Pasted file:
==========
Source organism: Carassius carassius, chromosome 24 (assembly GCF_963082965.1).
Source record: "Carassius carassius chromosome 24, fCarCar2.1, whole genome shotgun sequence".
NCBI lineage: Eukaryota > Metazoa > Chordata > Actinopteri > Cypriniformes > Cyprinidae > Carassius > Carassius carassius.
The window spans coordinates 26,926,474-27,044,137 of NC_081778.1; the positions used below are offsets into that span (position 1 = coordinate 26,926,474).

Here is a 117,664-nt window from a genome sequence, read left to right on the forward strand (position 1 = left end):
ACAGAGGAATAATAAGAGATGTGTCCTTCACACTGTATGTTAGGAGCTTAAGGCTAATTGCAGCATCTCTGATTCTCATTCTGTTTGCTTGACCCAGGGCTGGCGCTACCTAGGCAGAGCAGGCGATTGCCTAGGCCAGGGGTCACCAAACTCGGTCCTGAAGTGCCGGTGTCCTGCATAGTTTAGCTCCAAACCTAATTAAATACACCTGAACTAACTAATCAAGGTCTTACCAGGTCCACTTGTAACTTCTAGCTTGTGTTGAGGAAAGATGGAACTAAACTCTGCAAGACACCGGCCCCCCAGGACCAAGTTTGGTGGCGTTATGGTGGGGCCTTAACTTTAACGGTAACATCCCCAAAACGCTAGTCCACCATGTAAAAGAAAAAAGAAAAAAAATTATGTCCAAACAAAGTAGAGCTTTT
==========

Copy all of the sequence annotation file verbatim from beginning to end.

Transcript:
Source organism: Carassius carassius, chromosome 24 (assembly GCF_963082965.1).
Source record: "Carassius carassius chromosome 24, fCarCar2.1, whole genome shotgun sequence".
NCBI lineage: Eukaryota > Metazoa > Chordata > Actinopteri > Cypriniformes > Cyprinidae > Carassius > Carassius carassius.
The window spans coordinates 26,926,474-27,044,137 of NC_081778.1; the positions used below are offsets into that span (position 1 = coordinate 26,926,474).

Here is a 117,664-nt window from a genome sequence, read left to right on the forward strand (position 1 = left end):
ACAGAGGAATAATAAGAGATGTGTCCTTCACACTGTATGTTAGGAGCTTAAGGCTAATTGCAGCATCTCTGATTCTCATTCTGTTTGCTTGACCCAGGGCTGGCGCTACCTAGGCAGAGCAGGCGATTGCCTAGGCCAGGGGTCACCAAACTCGGTCCTGAAGTGCCGGTGTCCTGCATAGTTTAGCTCCAAACCTAATTAAATACACCTGAACTAACTAATCAAGGTCTTACCAGGTCCACTTGTAACTTCTAGCTTGTGTTGAGGAAAGATGGAACTAAACTCTGCAAGACACCGGCCCCCCAGGACCAAGTTTGGTGGCGTTATGGTGGGGCCTTAACTTTAACGGTAACATCCCCAAAACGCTAGTCCACCATGTAAAAGAAAAAAGAAAAAAAATTATGTCCAAACAAAGTAGAGCTTTT